A day to forget for Wexford as big calls go against us

Billy Dodds - Football Analysis

From a Senior football point of view it was a day to forget at Netwatch Dr Cullen Park, as Carlow out thought and out played a disappointing Wexford team.

I don't normally criticise referees (for obvious reasons) but Longford man Fergal Kelly had a poor game and some of his decisions impacted significantly on the Wexford performance.

A clothes-line style tackle on Brian Malone in the opening minutes was wrongly punished with a yellow card when a red was the right decision.

The Daithi Waters black card was a harsh decision which meant that Wexford lost one of their main leaders with less than 20 minutes gone in the game.

A number of Carlow players persistently fouled but weren't sanctioned, even leading the Carlow mentors to wisely substitute corner back Chris Crowley at the end of the first half before he was sent off.

Colm Kehoe was stretchered off and Eoghan Nolan was sent off on two yellow cards, which meant that Wexford lost three midfielders in the course of the game and were down to 14 men with 24 minutes left.

Subsequently it was in midfield that the main problems occurred. Brendan Murphy is a mountain of a man and Wexford had no answer to him on Sunday.

His strength and use of the ball were excellent and he controlled the whole game for Carlow. He was their go to man, and every time they went to him he delivered. He was ably assisted by the aggressive Sean Murphy who played on the edge at times but was very effective. Corner-forward Paul Broderick was in imperious form and scored 10 points in total. His performance reminded me of the way Matty Forde used to win games for Wexford not too long ago.

While I did have a moan earlier about the referee he didn't lose the game on Wexford and Carlow deserved their victory. They had a game plan and stuck to it and Wexford could not come up with a plan to counteract it. A dour first half showed the good and the bad of Gaelic football with some excellent scores on the counter attack by Carlow. They also looked very dangerous when they ran at the Wexford defence and created a number of goal scoring opportunities. They defended with fourteen men inside the 45m line, a horrible system to watch as Wexford were reduced to going across the field or taking on a man and being fouled. The best way of summing up the type of first half we were "treated" to is that out of Wexford's eight first half points six were from frees, while Carlow only had two from placed balls.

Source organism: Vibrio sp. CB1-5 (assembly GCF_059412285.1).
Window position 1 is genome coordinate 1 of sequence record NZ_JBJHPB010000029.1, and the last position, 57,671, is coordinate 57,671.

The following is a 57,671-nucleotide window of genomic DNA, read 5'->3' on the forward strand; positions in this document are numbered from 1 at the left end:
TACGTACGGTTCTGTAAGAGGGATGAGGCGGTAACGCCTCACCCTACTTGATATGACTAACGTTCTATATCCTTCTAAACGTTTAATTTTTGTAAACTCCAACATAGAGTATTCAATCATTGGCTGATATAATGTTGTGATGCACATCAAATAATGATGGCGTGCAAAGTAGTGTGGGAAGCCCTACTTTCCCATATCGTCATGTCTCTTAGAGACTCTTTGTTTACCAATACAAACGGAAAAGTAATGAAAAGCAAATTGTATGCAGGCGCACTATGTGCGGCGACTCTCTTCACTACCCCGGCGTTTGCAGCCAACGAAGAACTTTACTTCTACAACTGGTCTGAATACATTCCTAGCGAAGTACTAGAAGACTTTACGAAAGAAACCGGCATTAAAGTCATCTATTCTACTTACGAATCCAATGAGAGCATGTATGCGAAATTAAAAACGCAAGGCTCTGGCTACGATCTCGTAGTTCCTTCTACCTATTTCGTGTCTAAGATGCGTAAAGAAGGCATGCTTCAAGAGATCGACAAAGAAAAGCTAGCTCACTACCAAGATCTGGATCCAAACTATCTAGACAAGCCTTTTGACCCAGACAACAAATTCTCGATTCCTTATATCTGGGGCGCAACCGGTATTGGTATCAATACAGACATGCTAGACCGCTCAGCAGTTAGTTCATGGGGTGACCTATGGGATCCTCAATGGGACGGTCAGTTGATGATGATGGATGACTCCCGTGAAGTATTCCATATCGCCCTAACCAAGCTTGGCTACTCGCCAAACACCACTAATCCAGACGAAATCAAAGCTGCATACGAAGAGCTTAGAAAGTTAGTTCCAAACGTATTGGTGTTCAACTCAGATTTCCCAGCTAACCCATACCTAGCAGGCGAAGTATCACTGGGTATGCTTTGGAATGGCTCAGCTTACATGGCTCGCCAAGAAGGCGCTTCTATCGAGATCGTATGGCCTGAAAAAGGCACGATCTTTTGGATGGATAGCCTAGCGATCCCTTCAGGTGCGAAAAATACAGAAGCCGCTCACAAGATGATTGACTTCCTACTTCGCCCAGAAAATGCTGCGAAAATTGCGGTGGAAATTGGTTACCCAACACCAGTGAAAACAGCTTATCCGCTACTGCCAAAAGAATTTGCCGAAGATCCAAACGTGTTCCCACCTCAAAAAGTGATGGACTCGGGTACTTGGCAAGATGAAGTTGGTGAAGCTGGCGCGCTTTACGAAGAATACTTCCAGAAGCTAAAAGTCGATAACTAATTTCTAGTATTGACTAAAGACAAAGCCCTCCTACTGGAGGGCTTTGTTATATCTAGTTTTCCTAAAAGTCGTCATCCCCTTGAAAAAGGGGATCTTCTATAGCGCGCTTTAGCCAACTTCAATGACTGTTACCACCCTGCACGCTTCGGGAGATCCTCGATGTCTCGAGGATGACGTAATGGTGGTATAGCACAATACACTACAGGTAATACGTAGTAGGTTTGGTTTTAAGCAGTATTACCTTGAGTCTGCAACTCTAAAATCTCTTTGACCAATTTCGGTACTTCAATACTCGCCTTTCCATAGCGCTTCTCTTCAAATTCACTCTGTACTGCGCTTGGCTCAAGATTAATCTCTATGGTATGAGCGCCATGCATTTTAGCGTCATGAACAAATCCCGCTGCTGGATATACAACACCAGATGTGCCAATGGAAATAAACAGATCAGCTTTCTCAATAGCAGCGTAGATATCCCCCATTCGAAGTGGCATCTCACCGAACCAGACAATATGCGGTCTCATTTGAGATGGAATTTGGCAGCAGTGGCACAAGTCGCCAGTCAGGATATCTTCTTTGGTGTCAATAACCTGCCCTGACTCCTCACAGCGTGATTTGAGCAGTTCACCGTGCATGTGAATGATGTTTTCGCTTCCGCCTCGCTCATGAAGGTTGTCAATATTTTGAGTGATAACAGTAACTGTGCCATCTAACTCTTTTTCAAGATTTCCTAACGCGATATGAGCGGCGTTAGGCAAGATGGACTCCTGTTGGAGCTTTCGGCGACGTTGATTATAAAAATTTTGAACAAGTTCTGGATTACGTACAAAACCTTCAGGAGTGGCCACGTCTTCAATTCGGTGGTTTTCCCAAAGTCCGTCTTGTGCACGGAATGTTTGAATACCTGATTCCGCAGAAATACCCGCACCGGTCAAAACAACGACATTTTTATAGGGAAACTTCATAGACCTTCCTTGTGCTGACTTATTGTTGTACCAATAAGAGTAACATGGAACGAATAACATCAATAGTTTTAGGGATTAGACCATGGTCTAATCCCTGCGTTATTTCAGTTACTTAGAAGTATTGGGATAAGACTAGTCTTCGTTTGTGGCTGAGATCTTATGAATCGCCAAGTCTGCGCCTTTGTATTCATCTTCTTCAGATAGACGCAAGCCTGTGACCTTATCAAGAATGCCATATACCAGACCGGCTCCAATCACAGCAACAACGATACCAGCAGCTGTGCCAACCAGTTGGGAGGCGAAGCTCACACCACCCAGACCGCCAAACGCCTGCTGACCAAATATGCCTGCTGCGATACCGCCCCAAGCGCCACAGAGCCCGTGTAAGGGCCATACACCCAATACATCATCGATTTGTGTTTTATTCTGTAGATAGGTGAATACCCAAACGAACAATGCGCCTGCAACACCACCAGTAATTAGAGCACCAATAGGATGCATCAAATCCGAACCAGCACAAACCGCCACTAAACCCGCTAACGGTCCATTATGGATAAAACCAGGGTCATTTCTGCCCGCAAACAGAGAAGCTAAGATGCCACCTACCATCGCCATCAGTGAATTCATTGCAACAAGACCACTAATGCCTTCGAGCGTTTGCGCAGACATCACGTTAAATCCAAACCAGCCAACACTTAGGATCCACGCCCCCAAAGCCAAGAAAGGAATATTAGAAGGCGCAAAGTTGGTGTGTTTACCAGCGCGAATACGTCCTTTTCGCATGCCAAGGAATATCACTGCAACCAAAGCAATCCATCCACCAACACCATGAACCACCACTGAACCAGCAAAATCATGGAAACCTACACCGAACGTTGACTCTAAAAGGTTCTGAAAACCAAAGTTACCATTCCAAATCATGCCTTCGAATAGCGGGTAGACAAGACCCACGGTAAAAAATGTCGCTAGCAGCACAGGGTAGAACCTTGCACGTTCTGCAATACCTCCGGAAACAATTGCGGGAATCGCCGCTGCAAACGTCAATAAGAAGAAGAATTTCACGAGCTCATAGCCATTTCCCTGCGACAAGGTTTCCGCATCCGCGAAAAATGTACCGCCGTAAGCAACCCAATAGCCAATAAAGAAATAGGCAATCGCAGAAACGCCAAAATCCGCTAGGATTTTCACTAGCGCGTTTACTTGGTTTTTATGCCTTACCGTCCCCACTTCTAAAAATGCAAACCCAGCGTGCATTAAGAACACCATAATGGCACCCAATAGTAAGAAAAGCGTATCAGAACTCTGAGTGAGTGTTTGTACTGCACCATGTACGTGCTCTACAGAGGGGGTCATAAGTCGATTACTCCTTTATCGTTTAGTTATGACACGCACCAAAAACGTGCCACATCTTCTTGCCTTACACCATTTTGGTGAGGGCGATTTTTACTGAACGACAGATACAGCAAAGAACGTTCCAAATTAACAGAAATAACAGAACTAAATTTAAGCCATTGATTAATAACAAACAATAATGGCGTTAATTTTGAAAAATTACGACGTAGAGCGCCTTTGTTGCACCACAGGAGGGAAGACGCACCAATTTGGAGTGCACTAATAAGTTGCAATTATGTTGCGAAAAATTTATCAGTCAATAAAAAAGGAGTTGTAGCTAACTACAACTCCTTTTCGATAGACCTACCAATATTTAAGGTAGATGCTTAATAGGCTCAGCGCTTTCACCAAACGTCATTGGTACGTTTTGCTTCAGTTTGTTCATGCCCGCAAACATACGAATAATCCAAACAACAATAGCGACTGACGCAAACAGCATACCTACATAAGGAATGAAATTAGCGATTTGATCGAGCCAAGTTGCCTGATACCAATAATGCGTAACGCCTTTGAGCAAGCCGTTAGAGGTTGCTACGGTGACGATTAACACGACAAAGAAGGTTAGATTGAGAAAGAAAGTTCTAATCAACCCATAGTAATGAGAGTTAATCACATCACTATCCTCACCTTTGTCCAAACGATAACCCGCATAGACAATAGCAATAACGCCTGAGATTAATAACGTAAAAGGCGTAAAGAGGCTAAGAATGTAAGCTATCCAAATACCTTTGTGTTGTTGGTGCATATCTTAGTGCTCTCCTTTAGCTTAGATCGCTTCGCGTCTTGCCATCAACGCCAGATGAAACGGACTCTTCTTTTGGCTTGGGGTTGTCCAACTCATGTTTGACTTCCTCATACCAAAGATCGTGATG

The second half started with some promise as Wexford pushed forward more but Carlow decided to isolate Brendan Murphy in mid field and kick every ball to him. There wasn't another player within a radius of 30 metres every time except his marker and with Murphy's strength and experienced he won every ball and created an attack, which Carlow invariably scored from. It was puzzling that Wexford did nothing to negate this threat for most of the second half. To be fair to Wexford although they played the last 25 minutes with 14 men they kept battling and trying to take the lead.

Goals from Naomhan Rossiter and PJ Banville, who could also have had a penalty, kept Wexford right in the game, but Carlow defended heroically and counter attacked with devastating results.

In the end the best team won and the celebrations at the end showed what it meant to win a first championship match since 2011. Their reward is a game against the Dubs and coming back from Carlow on Sunday I could only think they are very welcome to that reward.

A big positive from Sunday was the victory of the minor team over their Carlow counterparts. In an excellent game they showed character at the end when Carlow had the momentum and looked like snatching a victory. Jamie Meyler looked really impressive again is one of the many talented players that Wexford will need to come through in the next few years.

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